Olympus Olympus BX2 Excitation Balancers .
Laser Scanning Confocal Microscopy
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Theory of Confocal Microscopy

Confocal Microscope Objectives

For any conventional optical microscope configuration, the objective is the most critical component of the system in determining the information content of the image. The contrast and resolution of fine specimen detail, the depth within the specimen from which information can be obtained, and the lateral extent of the image field are all determined by the design of the objective and its performance under the specific conditions employed for the observation. Additional demands are imposed on the objective in scanning confocal techniques, in which this crucial imaging component also serves as the illumination condenser and is often required to perform with high precision at a wide range of wavelengths and at very low light levels without introducing unacceptable image-degrading noise.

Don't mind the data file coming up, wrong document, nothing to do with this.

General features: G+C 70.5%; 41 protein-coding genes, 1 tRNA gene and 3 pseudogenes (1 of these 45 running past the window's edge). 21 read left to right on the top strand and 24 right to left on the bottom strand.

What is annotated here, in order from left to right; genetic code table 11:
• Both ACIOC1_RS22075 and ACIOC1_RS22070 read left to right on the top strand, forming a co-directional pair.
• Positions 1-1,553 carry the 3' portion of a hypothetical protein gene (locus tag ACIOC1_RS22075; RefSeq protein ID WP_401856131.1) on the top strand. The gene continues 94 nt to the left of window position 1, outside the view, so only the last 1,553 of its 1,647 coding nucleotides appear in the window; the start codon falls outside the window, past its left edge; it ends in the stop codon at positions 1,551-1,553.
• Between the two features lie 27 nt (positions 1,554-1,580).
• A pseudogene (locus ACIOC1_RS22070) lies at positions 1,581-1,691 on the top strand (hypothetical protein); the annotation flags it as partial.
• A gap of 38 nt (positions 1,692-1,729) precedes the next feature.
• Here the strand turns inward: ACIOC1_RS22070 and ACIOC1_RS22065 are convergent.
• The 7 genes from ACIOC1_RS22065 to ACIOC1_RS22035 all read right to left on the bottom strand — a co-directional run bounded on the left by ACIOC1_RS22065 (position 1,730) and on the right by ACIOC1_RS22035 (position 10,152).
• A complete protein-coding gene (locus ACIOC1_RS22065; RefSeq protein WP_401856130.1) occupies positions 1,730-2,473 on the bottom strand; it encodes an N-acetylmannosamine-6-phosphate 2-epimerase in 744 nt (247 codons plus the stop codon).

Regardless of the function of any other system component, no information can be added to the image that was not initially captured by the objective. Certain intermediate components in the imaging path may perform corrective functions, but their primary performance requirement is that they degrade the fundamental image information received from the objective as little as possible. Traditionally, the primary variables considered in objective selection for a particular application have been the magnification, whether a dry or immersion design is required, and the numerical aperture of the lens system. The development of new imaging techniques driven by technological improvements in lasers, fluorescent dyes, and new specimen labeling capabilities, as well as continuous optical improvements by the microscope manufacturers, have dramatically enhanced progress in certain research areas. This is particularly true in the fields of cell and molecular biology and neuroscience, and the confocal microscope combined with fluorescence techniques has come to be widely relied upon as a research tool.